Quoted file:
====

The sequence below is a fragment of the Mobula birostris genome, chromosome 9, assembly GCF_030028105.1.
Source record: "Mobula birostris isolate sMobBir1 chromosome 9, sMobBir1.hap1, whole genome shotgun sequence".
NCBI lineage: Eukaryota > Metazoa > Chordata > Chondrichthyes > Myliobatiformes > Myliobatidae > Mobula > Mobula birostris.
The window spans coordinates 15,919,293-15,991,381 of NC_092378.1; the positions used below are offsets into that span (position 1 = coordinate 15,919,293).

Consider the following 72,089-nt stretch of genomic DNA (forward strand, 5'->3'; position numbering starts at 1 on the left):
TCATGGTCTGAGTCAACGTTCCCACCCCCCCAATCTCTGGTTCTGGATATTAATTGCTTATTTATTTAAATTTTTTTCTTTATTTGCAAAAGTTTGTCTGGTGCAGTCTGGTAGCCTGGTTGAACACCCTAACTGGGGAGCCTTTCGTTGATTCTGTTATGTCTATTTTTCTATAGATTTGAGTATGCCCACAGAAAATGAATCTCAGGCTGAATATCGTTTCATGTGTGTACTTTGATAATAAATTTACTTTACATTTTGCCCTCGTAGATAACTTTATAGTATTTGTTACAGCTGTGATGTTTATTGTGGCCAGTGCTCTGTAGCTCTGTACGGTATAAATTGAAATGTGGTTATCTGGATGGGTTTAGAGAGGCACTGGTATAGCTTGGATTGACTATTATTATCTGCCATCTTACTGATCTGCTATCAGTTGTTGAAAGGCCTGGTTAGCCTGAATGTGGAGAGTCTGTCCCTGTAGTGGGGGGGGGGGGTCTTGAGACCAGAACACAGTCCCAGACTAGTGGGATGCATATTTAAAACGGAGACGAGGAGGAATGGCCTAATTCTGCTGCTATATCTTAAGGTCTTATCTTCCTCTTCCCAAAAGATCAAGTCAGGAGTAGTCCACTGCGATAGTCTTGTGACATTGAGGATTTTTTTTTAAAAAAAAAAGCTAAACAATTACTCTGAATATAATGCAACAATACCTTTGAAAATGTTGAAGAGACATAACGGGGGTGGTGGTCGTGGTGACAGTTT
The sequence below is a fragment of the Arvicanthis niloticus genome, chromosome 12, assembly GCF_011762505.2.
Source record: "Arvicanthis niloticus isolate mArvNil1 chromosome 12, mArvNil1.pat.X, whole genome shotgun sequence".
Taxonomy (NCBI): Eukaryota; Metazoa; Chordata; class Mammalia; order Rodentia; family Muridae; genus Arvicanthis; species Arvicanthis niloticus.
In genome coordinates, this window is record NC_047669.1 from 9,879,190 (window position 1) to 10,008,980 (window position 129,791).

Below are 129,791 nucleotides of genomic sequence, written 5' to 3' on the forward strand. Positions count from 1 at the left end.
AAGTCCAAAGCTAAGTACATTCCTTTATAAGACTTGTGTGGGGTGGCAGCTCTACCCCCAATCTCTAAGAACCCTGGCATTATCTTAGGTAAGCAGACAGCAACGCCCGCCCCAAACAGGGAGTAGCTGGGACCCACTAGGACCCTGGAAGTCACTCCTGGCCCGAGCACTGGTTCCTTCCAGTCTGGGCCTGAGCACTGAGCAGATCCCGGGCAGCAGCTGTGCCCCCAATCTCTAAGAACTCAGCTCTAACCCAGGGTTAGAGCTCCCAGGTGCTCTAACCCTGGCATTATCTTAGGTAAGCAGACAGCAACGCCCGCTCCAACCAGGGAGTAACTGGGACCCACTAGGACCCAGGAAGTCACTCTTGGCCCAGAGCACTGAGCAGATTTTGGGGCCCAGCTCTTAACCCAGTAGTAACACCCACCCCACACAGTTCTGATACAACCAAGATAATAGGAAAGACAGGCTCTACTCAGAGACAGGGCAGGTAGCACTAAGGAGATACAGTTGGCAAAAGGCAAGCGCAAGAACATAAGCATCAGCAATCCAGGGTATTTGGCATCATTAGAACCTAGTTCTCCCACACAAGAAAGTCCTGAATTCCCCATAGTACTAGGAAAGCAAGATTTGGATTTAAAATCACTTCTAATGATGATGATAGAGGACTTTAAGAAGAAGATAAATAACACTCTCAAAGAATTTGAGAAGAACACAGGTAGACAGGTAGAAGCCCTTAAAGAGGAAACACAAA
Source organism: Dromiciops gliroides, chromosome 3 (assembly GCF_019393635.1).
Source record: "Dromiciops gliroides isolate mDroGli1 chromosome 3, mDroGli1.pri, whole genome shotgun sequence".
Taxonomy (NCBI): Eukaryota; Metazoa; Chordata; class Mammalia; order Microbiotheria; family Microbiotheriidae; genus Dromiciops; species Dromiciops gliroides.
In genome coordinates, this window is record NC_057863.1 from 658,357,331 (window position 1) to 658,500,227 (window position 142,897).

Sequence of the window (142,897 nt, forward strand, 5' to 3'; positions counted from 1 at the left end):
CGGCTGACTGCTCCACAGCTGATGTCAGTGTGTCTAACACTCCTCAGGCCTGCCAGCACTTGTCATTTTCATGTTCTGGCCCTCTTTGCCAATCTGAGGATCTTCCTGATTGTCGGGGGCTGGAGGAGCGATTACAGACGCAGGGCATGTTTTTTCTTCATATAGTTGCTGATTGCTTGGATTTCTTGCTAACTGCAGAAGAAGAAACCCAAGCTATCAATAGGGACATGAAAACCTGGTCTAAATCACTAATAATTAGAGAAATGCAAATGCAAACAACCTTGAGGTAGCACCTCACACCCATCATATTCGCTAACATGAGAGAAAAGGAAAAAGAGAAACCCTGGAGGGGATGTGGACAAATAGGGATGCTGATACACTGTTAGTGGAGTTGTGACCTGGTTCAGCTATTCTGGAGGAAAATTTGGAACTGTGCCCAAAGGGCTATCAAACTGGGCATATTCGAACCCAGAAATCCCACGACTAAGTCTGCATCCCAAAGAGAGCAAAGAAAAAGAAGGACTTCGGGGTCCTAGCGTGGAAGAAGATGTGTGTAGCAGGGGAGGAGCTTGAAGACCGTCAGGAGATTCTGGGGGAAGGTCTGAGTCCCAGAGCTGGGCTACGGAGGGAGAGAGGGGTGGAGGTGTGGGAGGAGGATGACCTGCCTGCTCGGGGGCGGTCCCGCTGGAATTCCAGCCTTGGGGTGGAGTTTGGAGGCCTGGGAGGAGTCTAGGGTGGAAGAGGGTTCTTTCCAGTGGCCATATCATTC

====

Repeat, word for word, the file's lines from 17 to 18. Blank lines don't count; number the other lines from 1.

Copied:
Sequence of the window (142,897 nt, forward strand, 5' to 3'; positions counted from 1 at the left end):
CGGCTGACTGCTCCACAGCTGATGTCAGTGTGTCTAACACTCCTCAGGCCTGCCAGCACTTGTCATTTTCATGTTCTGGCCCTCTTTGCCAATCTGAGGATCTTCCTGATTGTCGGGGGCTGGAGGAGCGATTACAGACGCAGGGCATGTTTTTTCTTCATATAGTTGCTGATTGCTTGGATTTCTTGCTAACTGCAGAAGAAGAAACCCAAGCTATCAATAGGGACATGAAAACCTGGTCTAAATCACTAATAATTAGAGAAATGCAAATGCAAACAACCTTGAGGTAGCACCTCACACCCATCATATTCGCTAACATGAGAGAAAAGGAAAAAGAGAAACCCTGGAGGGGATGTGGACAAATAGGGATGCTGATACACTGTTAGTGGAGTTGTGACCTGGTTCAGCTATTCTGGAGGAAAATTTGGAACTGTGCCCAAAGGGCTATCAAACTGGGCATATTCGAACCCAGAAATCCCACGACTAAGTCTGCATCCCAAAGAGAGCAAAGAAAAAGAAGGACTTCGGGGTCCTAGCGTGGAAGAAGATGTGTGTAGCAGGGGAGGAGCTTGAAGACCGTCAGGAGATTCTGGGGGAAGGTCTGAGTCCCAGAGCTGGGCTACGGAGGGAGAGAGGGGTGGAGGTGTGGGAGGAGGATGACCTGCCTGCTCGGGGGCGGTCCCGCTGGAATTCCAGCCTTGGGGTGGAGTTTGGAGGCCTGGGAGGAGTCTAGGGTGGAAGAGGGTTCTTTCCAGTGGCCATATCATTC